Government report: eastern Germany still lags behind west | Germany| News and in-depth reporting from Berlin and beyond | DW | 09.11.2011
  1. Inhalt
  2. Navigation
  3. Weitere Inhalte
  4. Metanavigation
  5. Suche
  6. Choose from 30 Languages
Advertisement

Germany

Government report: eastern Germany still lags behind west

Over two decades since German reunification, a new official report reveals there are still big differences between the economic situation in east and west. But the government insists there is much positive development.

A map of Germany depicting demographic shifts

Germany is no longer divided, but inequalities remain

It's 22 years to the day since the fall of the Berlin Wall marked a major milestone en route to German reunification. A government report published Wednesday has revealed that eastern Germany still lags far behind the rest of the country when it comes to economic affairs.

In its annual report on the progress of German unification, the German government made clear that the five states that became part of the Federal Republic of Germany in 1990 were still catching up with their western counterparts.

But Interior Minister Hans-Peter Friedrich pointed to the fact that the east German gross domestic product (GDP) was increasing. GDP per capita in the former communist East Germany has climbed to around 73 percent of that in the west.

"The new states have come through the economic crisis well - particularly thanks to what has become a very stable, solid industrial structure," Friedrich said.

A queue at a job center

Many people are forced to move west, seeking work

Wage inequality

But the report also points out that wages in eastern Germany are still well behind equivalent salaries in the west. On top of that, the average pension for those living in the east is around 89 percent of the average pension in the west.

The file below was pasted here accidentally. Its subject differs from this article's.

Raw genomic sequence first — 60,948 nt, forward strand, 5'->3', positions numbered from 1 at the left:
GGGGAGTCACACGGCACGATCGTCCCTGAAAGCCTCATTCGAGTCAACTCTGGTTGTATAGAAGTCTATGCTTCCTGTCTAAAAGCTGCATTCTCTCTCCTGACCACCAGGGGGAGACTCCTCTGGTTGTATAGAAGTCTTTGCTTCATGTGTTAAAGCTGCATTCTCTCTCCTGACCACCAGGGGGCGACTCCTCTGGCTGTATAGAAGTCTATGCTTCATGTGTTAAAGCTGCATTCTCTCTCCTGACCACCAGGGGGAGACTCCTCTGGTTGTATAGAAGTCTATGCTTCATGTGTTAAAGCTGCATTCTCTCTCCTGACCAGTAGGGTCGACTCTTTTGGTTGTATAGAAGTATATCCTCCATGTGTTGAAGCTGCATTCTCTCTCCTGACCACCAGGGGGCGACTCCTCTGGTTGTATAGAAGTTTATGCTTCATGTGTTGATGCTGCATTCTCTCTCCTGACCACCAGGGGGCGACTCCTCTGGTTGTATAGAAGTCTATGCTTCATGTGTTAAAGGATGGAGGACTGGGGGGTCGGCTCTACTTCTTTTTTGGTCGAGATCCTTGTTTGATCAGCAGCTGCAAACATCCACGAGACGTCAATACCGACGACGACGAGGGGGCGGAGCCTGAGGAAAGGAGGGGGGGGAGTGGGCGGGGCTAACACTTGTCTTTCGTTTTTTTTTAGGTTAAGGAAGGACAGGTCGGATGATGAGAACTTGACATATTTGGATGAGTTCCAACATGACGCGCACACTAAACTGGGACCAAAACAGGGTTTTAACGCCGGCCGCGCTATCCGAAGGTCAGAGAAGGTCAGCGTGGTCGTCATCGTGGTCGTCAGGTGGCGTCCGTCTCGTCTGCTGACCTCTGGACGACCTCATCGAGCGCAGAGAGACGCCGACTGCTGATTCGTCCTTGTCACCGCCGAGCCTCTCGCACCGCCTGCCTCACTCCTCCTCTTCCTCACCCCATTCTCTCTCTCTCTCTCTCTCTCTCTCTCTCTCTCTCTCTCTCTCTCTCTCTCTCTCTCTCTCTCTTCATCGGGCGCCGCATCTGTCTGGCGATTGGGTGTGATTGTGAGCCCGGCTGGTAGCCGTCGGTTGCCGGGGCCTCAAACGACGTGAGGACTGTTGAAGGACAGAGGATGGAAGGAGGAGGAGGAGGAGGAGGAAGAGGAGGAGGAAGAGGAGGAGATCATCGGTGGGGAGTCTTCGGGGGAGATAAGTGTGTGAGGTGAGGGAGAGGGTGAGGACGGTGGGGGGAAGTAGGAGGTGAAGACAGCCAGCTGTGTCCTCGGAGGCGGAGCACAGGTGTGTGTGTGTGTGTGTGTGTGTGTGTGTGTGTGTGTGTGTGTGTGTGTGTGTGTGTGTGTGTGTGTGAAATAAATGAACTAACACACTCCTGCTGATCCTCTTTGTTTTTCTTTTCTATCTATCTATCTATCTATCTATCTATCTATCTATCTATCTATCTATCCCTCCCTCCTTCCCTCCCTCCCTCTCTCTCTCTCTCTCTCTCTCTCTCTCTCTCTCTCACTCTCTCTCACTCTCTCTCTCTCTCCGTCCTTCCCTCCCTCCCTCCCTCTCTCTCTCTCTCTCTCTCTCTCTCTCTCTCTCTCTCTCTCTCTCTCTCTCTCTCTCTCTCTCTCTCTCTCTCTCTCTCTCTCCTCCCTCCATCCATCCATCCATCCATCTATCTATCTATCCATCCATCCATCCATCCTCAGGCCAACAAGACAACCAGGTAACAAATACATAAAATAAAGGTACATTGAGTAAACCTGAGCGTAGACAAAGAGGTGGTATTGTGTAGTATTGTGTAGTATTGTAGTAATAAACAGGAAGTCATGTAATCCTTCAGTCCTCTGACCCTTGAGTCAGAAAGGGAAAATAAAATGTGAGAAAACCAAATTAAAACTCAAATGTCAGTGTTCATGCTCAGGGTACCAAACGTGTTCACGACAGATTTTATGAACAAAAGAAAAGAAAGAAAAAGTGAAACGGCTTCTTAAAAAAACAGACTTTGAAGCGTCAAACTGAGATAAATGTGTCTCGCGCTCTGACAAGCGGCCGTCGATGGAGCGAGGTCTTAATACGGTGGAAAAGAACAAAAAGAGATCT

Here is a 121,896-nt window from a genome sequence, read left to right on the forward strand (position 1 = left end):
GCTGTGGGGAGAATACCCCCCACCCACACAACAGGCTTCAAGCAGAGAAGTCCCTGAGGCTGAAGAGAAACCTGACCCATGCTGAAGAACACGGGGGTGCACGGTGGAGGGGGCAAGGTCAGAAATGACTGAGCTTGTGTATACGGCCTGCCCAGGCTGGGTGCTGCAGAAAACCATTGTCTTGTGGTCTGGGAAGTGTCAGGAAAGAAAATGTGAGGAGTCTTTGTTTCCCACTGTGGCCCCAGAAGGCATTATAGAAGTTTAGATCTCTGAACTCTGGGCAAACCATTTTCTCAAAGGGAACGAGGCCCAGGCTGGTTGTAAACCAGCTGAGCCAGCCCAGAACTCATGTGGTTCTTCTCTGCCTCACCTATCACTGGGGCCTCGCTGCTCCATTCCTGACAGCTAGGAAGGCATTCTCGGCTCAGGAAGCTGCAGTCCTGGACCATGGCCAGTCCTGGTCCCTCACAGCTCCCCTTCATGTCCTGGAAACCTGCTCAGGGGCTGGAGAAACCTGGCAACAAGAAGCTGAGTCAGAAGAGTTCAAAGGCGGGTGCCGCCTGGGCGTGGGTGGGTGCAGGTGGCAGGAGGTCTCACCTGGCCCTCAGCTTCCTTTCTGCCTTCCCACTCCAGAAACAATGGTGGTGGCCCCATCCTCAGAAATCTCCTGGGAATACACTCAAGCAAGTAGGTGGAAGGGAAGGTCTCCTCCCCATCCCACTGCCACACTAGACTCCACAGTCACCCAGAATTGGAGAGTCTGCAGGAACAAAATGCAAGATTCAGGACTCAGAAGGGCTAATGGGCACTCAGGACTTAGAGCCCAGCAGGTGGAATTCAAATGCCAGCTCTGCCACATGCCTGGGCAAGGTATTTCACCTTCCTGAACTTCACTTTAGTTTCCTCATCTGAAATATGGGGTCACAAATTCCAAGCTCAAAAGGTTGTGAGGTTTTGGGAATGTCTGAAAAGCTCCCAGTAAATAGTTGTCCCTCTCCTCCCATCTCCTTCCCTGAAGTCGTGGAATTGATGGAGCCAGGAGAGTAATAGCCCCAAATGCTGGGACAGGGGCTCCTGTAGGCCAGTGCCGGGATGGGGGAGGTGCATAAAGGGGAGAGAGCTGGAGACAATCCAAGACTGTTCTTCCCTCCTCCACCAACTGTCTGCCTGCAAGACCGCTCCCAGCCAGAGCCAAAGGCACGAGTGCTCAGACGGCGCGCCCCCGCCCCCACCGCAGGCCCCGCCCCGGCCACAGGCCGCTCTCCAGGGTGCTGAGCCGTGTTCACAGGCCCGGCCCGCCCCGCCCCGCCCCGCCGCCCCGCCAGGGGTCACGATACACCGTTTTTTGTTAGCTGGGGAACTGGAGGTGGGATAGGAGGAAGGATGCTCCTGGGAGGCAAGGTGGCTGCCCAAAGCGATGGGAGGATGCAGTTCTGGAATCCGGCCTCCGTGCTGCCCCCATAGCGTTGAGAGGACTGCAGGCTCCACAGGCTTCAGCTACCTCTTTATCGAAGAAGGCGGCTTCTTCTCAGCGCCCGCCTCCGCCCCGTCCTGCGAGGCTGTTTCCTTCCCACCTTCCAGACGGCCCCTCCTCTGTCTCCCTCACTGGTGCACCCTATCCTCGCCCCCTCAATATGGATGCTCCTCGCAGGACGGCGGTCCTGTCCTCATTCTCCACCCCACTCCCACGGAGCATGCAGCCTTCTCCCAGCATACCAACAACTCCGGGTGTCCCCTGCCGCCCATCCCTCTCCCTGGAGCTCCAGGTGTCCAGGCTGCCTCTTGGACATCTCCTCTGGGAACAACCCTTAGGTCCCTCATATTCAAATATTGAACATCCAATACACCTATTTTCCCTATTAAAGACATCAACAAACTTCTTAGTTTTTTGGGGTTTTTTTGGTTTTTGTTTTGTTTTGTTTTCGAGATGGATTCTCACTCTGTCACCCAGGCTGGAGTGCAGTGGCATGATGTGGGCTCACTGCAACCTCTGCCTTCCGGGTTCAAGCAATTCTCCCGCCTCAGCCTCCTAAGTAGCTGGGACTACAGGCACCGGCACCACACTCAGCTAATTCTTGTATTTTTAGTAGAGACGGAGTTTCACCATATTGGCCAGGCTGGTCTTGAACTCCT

But the number of people out of work in the east has fallen in the last 12 months. For the first time since reunification, there are well under one million unemployed people in eastern Germany. The figure is now 860,500, and Friedrich claimed that disposable income per household in the "new" German states had "practically doubled" in the last 20 years.

Friedrich pointed to the end of the nuclear era as a chance for the former East Germany to develop its energy sector. He said he hoped the new states would play a "leading role" in expanding environmental technologies.

The real story?

But the opposition political parties accused the government of whitewashing the true facts. The head of the Left party Gesine Lötzsch said that the former East Germany had become the "biggest low-wage sector in Europe," with unemployment at 10.2 percent, double the rate in the west.

The deputy premier of the eastern state of Thuringia, Christoph Matschie of the center-left Social Democratic Party (SPD), said the government was trying to pat itself on the back. "What's still to be done has been largely left out," he said.

Fellow Social Democrat Dagmar Ziele also stressed that the social differences between East and West Germany "remained high."

The Greens, meanwhile, praised some positive aspects of the report. Spokesman Stephan Kühn said it showed the importance of "investment in people rather than concrete." He added that the government must continue to invest in education, research and development.

Author: Joanna Impey (AFP, dpa)
Editor: Ben Knight

DW recommends